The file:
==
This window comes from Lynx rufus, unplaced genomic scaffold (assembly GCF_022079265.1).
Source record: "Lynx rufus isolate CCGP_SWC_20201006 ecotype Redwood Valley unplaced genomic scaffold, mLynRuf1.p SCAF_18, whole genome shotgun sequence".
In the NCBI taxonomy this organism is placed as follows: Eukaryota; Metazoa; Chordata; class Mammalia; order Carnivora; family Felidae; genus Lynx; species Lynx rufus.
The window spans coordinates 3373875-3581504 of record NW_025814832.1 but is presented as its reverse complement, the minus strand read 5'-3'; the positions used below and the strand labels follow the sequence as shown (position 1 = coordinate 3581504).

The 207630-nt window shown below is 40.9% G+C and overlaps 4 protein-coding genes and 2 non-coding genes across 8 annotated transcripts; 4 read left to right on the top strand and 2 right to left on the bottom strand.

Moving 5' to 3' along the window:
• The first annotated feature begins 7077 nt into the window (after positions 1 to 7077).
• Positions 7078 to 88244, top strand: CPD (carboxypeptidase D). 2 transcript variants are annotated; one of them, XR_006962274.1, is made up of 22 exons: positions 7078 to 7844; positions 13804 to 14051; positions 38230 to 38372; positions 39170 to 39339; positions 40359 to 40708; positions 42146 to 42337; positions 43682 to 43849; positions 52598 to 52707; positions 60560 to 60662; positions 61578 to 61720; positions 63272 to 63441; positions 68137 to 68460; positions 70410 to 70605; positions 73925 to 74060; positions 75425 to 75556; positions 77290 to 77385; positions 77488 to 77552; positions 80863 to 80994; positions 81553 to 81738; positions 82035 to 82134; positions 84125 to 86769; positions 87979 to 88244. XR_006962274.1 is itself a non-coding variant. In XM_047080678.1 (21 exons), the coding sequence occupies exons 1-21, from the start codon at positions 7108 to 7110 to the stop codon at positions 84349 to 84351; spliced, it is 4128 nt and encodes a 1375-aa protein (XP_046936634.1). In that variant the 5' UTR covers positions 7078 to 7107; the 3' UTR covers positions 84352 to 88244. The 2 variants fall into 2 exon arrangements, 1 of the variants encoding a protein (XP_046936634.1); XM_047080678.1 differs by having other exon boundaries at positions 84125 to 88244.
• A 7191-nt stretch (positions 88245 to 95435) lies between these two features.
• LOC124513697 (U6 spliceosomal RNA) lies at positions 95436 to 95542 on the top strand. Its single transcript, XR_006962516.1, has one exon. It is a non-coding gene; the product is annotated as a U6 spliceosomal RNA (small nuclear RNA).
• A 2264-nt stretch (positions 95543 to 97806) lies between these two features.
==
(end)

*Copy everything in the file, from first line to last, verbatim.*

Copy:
This window comes from Lynx rufus, unplaced genomic scaffold (assembly GCF_022079265.1).
Source record: "Lynx rufus isolate CCGP_SWC_20201006 ecotype Redwood Valley unplaced genomic scaffold, mLynRuf1.p SCAF_18, whole genome shotgun sequence".
In the NCBI taxonomy this organism is placed as follows: Eukaryota; Metazoa; Chordata; class Mammalia; order Carnivora; family Felidae; genus Lynx; species Lynx rufus.
The window spans coordinates 3373875-3581504 of record NW_025814832.1 but is presented as its reverse complement, the minus strand read 5'-3'; the positions used below and the strand labels follow the sequence as shown (position 1 = coordinate 3581504).

The 207630-nt window shown below is 40.9% G+C and overlaps 4 protein-coding genes and 2 non-coding genes across 8 annotated transcripts; 4 read left to right on the top strand and 2 right to left on the bottom strand.

Moving 5' to 3' along the window:
• The first annotated feature begins 7077 nt into the window (after positions 1 to 7077).
• Positions 7078 to 88244, top strand: CPD (carboxypeptidase D). 2 transcript variants are annotated; one of them, XR_006962274.1, is made up of 22 exons: positions 7078 to 7844; positions 13804 to 14051; positions 38230 to 38372; positions 39170 to 39339; positions 40359 to 40708; positions 42146 to 42337; positions 43682 to 43849; positions 52598 to 52707; positions 60560 to 60662; positions 61578 to 61720; positions 63272 to 63441; positions 68137 to 68460; positions 70410 to 70605; positions 73925 to 74060; positions 75425 to 75556; positions 77290 to 77385; positions 77488 to 77552; positions 80863 to 80994; positions 81553 to 81738; positions 82035 to 82134; positions 84125 to 86769; positions 87979 to 88244. XR_006962274.1 is itself a non-coding variant. In XM_047080678.1 (21 exons), the coding sequence occupies exons 1-21, from the start codon at positions 7108 to 7110 to the stop codon at positions 84349 to 84351; spliced, it is 4128 nt and encodes a 1375-aa protein (XP_046936634.1). In that variant the 5' UTR covers positions 7078 to 7107; the 3' UTR covers positions 84352 to 88244. The 2 variants fall into 2 exon arrangements, 1 of the variants encoding a protein (XP_046936634.1); XM_047080678.1 differs by having other exon boundaries at positions 84125 to 88244.
• A 7191-nt stretch (positions 88245 to 95435) lies between these two features.
• LOC124513697 (U6 spliceosomal RNA) lies at positions 95436 to 95542 on the top strand. Its single transcript, XR_006962516.1, has one exon. It is a non-coding gene; the product is annotated as a U6 spliceosomal RNA (small nuclear RNA).
• A 2264-nt stretch (positions 95543 to 97806) lies between these two features.